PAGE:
I really like Coptic.
The language, I mean. It is a beautiful thing in itself, and it also opens doors to new dimensions of spiritual growth. When I hear it, I like to think about the words echoing down from at least 5,000 years ago, changing slightly every few centuries to be sure, but still their essence continues from generation to generation, through historical periods as diverse as that of the Hyksos and the Turks (who both ruled Egypt at different times). I imagine an Egyptian peasant chatting idly with his friend on a felucca on the Nile as they drift lazily past the temple of an ancient god, or kindly father gathering his wife and children around him on the roof at evening to pray and read the Bible to them in Coptic.
My son recently introduced me to a Bible system you can download for free called “e-sword” (www.e-sword.net). I already have two Bible programmes on my computer, so I wasn’t very excited, until he told me you can also download the Bible in heaps of unusual formats. So now, I have the Septuagint in Greek, the Old Testament in Hebrew and best of all: the Bible in Sahidic Coptic! OK, I can’t read Hebrew, and I’m on my L plates with Koine Greek, but these versions have little links for each word so that if you hover your mouse over it, it gives you an instant dictionary definition of the word.
Reading the Bible in another language often provides insights into the finer shades of meaning, especially if it’s in the original language used to write it in the first place. I use the Hebrew and Greek versions when I want to get to the bottom of a tricky or uncertain verse, or when I want to discover some of the alternative definitions of the words used that haven’t translated across to the English. For example, there are four different words in Greek that are all translated into the English language as “love”, and each one has a different meaning. CS Lewis has a famous book about this topic called The Four Loves.
There’s more: reading the Bible in Coptic tells me a little about how our ancient forefathers (and mothers) interpreted the Bible. A translation can tell you a lot about the translator. Many words in one language will have no directly equivalent word in another language, so the choice of words, the choice of shades of meaning in the translation tells you what the translator thought was most important in the original. Reading it in Coptic, you can imagine St Anthony walking into the Church as a young man and hearing those exact Coptic words thundering down from the lectern to pierce his heart with longing to follow Christ. The way the phrases are structured in Coptic builds a slightly different picture in my head to that I get when I read it in English.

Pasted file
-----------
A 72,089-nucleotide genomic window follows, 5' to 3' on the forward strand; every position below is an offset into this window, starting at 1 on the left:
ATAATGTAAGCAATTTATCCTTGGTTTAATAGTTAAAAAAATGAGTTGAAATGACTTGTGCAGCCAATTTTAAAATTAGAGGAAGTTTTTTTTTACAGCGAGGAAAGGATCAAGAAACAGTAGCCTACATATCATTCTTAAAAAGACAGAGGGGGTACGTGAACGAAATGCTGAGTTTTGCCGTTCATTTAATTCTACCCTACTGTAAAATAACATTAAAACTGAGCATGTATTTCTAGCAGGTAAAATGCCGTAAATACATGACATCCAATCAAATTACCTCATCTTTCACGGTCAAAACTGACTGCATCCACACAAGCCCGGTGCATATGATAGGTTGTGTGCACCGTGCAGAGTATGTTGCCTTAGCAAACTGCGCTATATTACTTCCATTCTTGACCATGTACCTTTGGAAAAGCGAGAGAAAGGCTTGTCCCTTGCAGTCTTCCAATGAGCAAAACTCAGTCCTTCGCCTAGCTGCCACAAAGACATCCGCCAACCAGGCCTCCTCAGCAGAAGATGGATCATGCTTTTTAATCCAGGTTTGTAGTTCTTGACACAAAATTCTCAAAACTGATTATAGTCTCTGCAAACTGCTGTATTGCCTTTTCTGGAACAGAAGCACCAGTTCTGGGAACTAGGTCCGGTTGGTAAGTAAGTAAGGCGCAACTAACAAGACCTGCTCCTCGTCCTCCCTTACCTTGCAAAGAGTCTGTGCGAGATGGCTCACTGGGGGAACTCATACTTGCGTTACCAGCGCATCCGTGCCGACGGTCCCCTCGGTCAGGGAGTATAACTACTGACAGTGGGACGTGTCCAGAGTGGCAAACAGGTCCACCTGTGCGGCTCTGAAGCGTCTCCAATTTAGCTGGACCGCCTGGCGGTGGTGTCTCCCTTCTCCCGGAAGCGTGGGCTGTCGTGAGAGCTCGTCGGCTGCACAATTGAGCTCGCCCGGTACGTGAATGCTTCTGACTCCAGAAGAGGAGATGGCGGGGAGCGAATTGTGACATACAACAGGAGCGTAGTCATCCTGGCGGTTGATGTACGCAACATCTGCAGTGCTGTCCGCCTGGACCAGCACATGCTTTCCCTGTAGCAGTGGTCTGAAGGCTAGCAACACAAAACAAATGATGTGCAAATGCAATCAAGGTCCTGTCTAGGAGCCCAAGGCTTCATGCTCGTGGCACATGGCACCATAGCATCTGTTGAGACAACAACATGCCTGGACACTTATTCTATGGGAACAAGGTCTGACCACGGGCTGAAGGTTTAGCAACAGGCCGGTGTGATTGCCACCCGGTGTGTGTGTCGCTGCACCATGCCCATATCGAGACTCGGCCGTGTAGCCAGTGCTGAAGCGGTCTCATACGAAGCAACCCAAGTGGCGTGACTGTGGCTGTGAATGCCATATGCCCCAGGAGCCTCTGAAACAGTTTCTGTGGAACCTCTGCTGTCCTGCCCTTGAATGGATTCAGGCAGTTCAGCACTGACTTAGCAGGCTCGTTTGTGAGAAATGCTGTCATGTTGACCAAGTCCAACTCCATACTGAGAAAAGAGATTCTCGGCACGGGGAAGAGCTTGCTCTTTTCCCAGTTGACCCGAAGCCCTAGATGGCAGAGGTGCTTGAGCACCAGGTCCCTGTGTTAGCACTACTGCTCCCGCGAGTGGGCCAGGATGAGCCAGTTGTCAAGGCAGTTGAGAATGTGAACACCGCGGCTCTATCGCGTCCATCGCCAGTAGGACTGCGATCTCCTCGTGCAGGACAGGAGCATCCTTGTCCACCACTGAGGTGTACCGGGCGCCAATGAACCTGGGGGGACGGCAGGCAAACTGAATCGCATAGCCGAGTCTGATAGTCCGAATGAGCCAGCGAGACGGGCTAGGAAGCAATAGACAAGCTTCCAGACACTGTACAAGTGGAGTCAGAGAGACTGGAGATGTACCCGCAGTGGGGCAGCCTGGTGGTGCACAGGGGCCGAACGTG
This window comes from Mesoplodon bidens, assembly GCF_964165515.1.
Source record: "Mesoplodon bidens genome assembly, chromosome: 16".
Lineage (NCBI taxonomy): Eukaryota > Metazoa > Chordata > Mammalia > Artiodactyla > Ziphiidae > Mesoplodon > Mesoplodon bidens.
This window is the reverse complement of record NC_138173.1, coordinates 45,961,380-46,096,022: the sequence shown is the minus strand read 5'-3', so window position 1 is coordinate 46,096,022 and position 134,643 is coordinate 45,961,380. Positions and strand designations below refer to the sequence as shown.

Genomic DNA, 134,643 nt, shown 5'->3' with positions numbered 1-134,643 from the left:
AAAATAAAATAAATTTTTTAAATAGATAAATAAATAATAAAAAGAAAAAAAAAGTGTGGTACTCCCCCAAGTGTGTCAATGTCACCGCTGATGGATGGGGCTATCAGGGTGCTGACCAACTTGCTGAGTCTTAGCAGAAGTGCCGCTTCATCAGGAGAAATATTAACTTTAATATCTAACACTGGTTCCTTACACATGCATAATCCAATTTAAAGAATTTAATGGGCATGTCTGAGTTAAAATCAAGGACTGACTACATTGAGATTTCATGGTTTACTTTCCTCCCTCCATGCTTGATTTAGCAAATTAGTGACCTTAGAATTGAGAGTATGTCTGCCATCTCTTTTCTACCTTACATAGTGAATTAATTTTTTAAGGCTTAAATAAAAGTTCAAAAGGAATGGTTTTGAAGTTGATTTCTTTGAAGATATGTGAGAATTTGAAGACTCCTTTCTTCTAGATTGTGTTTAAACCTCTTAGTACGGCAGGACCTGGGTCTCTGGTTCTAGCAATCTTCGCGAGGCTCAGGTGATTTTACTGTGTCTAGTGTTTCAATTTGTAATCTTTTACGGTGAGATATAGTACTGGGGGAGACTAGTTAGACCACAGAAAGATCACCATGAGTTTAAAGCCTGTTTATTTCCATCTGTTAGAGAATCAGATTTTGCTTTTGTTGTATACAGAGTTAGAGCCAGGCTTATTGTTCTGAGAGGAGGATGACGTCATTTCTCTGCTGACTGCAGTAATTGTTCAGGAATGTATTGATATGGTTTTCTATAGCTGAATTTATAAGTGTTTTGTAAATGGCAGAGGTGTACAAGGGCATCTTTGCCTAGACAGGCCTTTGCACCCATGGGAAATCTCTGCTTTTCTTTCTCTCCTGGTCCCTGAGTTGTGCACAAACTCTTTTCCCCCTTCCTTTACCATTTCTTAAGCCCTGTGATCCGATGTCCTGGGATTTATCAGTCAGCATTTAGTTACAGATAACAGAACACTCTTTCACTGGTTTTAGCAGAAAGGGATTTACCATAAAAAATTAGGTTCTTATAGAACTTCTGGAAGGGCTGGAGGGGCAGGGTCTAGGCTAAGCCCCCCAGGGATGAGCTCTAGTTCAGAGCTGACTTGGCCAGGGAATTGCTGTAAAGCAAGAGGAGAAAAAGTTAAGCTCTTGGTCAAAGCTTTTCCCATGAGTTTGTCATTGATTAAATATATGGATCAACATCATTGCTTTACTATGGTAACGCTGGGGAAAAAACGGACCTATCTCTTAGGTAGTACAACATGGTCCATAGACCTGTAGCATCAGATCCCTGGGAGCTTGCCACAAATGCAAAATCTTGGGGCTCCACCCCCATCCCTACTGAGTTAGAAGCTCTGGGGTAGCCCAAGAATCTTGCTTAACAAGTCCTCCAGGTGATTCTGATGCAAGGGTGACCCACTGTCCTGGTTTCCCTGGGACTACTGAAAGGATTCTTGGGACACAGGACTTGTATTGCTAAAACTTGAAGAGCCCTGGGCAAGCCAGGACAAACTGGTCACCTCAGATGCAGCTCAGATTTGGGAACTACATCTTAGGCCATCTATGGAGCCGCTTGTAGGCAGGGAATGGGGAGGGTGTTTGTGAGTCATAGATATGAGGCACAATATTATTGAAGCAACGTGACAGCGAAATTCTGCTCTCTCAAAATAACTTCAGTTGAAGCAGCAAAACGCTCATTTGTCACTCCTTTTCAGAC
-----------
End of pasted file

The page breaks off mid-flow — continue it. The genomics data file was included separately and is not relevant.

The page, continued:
That’s also why I pray a Coptic liturgy every Thursday. I’m still learning, so it’s only about three-quarters Coptic so far, but growing. There is something different about our liturgy when it’s prayed in Coptic. Perhaps it is because the melodies were made for these words. Or perhaps again it is the sentence structure and the use of the specific words chosen. I am not sure, but I do know that the Coptic liturgy is a precious jewel in our treasure box of Coptic heritage. It needs a lot of effort to learn the language and come to appreciate it, but in my experience, it is effort that is rewarded many-fold.
And finally, there are those who wish to bring Coptic back to life. What a great thing that would be! There are virtual communities out there, such as Remenkimi, who regularly communicate in Coptic – that’s right, they exchange Coptic language emails. Anyone who’s interested in learning more about Coptic will find a wealth of information at their website (www.remenkimi.com).
A word of warning: while the learning and use of Coptic in our spiritual lives can be greatly beneficial, some people can take it a bit too far and become fanatical about it. Coptic should never be forced upon people – it should be a choice they can make if they wish to. There are many who know not the slightest scrap of Coptic and still enjoy deeply fulfilling lives within the Coptic Church, and that is as it should be, for our Church is about Christ, after all, not a human language or culture. It may not be for everyone, but learning Coptic is worthwhile for those who are interested in languages, and those who are interested in authentically experiencing the ancient and unique Coptic spiritual heritage in all its native glory.
PS HH Pope Shenouda III Coptic Theological College offers courses in Coptic, Hebrew and Greek languages. I can also strongly recommend a “do-it-yourself” Coptic primer by Sam Younan enticingly titled “So You Want to Learn Coptic?“